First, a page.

Samara is the daughter of a Senator and therefore should not even be out fighting the alien war. He could pull strings and get her out of there but she refused, she wanted to do her time. She drove while she was drunk and ended up in a crash that killed her sister. She feels deserving of the punishment. We have not seen much of Samara’s father in this series but we get a flashback scene of Samara being released from her initial holding cell after the accident and her mom and dad are there waiting. Her dad simply says, “How could you? You killed your sister” Now if that doesn’t make you want to get shipped off to an alien planet to fight a war, then I don’t know what would.

This issue is excellent. The revealing of the corrupt military, a heartbreaking father-daughter moment, a battle where a loved character dies and a double cross. What more could you ask for?

– Dean

Review of Sheltered #15

Sheltered 15by Ed Brisson & Johnnie Christmas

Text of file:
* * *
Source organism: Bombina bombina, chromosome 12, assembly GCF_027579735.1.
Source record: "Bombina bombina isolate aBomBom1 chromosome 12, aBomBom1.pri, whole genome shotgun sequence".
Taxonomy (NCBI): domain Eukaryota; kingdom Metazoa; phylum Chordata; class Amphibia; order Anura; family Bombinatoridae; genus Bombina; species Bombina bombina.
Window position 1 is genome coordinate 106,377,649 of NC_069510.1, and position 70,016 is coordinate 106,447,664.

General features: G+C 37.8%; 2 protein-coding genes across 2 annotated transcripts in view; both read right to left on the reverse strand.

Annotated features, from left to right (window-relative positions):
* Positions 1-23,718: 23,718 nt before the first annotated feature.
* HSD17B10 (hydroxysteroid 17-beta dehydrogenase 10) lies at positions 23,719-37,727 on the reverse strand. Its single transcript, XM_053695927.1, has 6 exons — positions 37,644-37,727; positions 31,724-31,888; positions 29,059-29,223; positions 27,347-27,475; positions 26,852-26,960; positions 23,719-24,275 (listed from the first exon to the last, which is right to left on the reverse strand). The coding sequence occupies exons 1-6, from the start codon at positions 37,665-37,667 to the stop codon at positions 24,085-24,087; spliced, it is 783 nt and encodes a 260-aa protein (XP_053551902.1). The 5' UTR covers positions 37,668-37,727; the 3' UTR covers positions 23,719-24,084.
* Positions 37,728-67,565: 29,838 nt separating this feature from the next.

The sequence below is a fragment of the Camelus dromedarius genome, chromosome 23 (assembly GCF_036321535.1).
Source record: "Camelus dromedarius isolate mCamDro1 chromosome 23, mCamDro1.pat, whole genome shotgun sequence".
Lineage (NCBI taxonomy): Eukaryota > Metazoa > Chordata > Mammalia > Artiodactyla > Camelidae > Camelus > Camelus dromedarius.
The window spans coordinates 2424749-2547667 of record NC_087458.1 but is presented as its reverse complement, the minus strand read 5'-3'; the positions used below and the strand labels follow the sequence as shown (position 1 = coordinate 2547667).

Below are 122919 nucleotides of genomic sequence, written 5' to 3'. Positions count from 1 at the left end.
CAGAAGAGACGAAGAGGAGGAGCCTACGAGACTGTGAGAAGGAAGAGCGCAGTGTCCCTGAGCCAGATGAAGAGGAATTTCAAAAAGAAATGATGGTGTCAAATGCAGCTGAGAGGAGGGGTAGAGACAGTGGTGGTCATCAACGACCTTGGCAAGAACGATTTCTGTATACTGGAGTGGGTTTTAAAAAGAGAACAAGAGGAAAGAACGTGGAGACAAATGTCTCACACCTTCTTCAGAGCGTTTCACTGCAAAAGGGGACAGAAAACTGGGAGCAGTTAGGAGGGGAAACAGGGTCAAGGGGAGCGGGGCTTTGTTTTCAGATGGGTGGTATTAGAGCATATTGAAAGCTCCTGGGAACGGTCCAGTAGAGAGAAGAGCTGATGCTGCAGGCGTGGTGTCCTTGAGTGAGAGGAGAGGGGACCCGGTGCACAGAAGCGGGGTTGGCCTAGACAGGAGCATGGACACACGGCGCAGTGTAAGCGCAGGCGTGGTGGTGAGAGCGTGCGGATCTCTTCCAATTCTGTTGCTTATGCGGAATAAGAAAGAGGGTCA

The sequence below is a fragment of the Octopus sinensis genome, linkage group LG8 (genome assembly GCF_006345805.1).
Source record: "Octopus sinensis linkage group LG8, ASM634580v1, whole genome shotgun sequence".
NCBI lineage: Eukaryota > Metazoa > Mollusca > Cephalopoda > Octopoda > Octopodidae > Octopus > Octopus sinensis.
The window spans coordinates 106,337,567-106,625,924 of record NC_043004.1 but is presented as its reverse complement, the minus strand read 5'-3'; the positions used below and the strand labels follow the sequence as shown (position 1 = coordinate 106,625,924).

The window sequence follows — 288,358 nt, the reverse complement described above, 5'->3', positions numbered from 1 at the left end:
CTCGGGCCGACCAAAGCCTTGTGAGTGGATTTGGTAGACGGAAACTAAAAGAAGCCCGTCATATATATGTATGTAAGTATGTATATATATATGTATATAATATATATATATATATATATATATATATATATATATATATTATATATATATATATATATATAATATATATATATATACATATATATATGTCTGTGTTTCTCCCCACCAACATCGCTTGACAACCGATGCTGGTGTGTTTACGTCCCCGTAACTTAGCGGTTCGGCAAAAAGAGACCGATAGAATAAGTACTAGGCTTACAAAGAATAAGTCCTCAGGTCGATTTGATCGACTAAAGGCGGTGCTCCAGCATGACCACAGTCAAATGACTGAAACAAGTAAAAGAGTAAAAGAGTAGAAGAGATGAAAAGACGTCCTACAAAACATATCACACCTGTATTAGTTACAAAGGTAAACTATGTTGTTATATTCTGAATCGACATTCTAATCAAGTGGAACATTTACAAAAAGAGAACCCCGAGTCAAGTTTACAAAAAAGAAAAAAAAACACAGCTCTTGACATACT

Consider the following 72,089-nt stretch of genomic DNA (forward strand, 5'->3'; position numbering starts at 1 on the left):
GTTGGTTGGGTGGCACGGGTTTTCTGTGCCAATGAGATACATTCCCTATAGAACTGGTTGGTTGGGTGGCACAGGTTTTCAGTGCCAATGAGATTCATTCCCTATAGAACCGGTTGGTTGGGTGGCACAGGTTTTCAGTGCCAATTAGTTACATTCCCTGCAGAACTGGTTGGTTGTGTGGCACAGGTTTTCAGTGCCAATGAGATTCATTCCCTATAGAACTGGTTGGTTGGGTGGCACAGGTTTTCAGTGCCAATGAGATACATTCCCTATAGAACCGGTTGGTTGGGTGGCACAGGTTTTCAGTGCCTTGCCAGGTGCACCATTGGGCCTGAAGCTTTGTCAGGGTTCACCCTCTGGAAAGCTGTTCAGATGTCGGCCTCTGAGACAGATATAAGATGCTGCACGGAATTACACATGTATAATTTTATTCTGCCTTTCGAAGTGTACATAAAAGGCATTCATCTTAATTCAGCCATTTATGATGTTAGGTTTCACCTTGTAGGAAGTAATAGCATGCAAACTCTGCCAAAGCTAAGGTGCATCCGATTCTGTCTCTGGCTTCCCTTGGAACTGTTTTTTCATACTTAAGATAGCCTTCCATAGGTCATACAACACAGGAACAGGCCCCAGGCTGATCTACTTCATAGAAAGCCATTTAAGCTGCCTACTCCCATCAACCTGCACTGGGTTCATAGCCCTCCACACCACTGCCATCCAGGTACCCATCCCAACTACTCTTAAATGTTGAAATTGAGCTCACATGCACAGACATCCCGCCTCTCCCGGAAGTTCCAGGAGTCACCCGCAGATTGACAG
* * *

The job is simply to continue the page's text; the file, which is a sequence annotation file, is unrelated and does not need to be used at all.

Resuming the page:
The rural crime series Sheltered, ended on this weeks number fifteen capping off what was one of comics most unique titles and it was mostly by being so ordinary. Sheltered launched in the summer of 2013 amid a flurry of new high profile Image books like Sex Criminals, Lazarus, Rat Queens, Zero & Pretty Deadly after writer Ed Brisson had debuted as a writer on the cult favorite Comeback having spent the majority of his career lettering. At the time of it’s release and throughout it’s time being published, Sheltered always stood out for it’s measured long form narrative and smart premise centered on a group of violent children raised in a survivalist camp off the grid. In the series previous issue, the book gave it’s big firework moments in a way that was powerful and haunting while this final installment explores it’s repercussions; the emotional scars that were left from all the senseless death and pain, all the lives that were destroyed and just all the people whose situations are insurmountably worst at the end result. Artist Johnnie Christmas was a revelation for the series his sharp line style created a strong contrast between the beautiful natural setting against the dark emotional whirl wind of the characters, he brings out the life in the places and people on the pages. For as unique as Image Comics is in it’s titles, most of them tend to fall within easily classifiable genre conventions; science fiction, horror, sword & sorcery ect in that sense Sheltered always stood out as not only being one of a very few crime comics, but moreover for a setting and focus that was purely singular to the book in spite of the normalcy of it all. Perhaps that’s part of what made the book work, with the people and places feeling so familiar, it was only natural to feel their pain and sorrow. Even when the volcano does go off in the books final panel it doesn’t matter, in the end all the people have ruined each other anyway. Truth is stranger than fiction.